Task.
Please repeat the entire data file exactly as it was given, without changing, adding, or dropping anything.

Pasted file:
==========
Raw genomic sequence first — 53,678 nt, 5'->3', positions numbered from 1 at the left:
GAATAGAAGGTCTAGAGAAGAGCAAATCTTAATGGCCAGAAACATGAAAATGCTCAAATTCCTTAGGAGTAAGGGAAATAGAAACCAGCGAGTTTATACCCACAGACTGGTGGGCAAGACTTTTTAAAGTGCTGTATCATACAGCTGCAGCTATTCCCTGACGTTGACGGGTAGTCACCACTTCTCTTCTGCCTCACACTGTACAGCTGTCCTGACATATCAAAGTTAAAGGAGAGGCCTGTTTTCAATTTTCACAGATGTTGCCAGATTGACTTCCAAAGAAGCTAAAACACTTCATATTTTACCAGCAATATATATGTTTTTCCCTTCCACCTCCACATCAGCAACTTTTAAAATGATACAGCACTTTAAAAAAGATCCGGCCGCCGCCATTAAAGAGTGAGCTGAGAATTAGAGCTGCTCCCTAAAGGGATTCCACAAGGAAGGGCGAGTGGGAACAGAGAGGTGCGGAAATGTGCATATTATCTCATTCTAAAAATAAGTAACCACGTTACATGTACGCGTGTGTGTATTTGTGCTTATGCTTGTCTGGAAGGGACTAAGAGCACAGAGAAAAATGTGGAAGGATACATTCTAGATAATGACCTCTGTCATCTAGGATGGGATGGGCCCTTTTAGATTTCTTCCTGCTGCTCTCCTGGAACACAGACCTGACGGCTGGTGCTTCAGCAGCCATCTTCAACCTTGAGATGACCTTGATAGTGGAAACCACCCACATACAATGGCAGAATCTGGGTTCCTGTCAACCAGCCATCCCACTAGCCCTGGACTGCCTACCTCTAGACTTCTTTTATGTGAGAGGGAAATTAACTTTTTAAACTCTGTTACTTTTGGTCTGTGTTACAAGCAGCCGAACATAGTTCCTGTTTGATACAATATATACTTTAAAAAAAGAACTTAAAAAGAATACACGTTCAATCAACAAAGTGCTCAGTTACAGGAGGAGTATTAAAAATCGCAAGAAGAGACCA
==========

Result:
Raw genomic sequence first — 53,678 nt, 5'->3', positions numbered from 1 at the left:
GAATAGAAGGTCTAGAGAAGAGCAAATCTTAATGGCCAGAAACATGAAAATGCTCAAATTCCTTAGGAGTAAGGGAAATAGAAACCAGCGAGTTTATACCCACAGACTGGTGGGCAAGACTTTTTAAAGTGCTGTATCATACAGCTGCAGCTATTCCCTGACGTTGACGGGTAGTCACCACTTCTCTTCTGCCTCACACTGTACAGCTGTCCTGACATATCAAAGTTAAAGGAGAGGCCTGTTTTCAATTTTCACAGATGTTGCCAGATTGACTTCCAAAGAAGCTAAAACACTTCATATTTTACCAGCAATATATATGTTTTTCCCTTCCACCTCCACATCAGCAACTTTTAAAATGATACAGCACTTTAAAAAAGATCCGGCCGCCGCCATTAAAGAGTGAGCTGAGAATTAGAGCTGCTCCCTAAAGGGATTCCACAAGGAAGGGCGAGTGGGAACAGAGAGGTGCGGAAATGTGCATATTATCTCATTCTAAAAATAAGTAACCACGTTACATGTACGCGTGTGTGTATTTGTGCTTATGCTTGTCTGGAAGGGACTAAGAGCACAGAGAAAAATGTGGAAGGATACATTCTAGATAATGACCTCTGTCATCTAGGATGGGATGGGCCCTTTTAGATTTCTTCCTGCTGCTCTCCTGGAACACAGACCTGACGGCTGGTGCTTCAGCAGCCATCTTCAACCTTGAGATGACCTTGATAGTGGAAACCACCCACATACAATGGCAGAATCTGGGTTCCTGTCAACCAGCCATCCCACTAGCCCTGGACTGCCTACCTCTAGACTTCTTTTATGTGAGAGGGAAATTAACTTTTTAAACTCTGTTACTTTTGGTCTGTGTTACAAGCAGCCGAACATAGTTCCTGTTTGATACAATATATACTTTAAAAAAAGAACTTAAAAAGAATACACGTTCAATCAACAAAGTGCTCAGTTACAGGAGGAGTATTAAAAATCGCAAGAAGAGACCA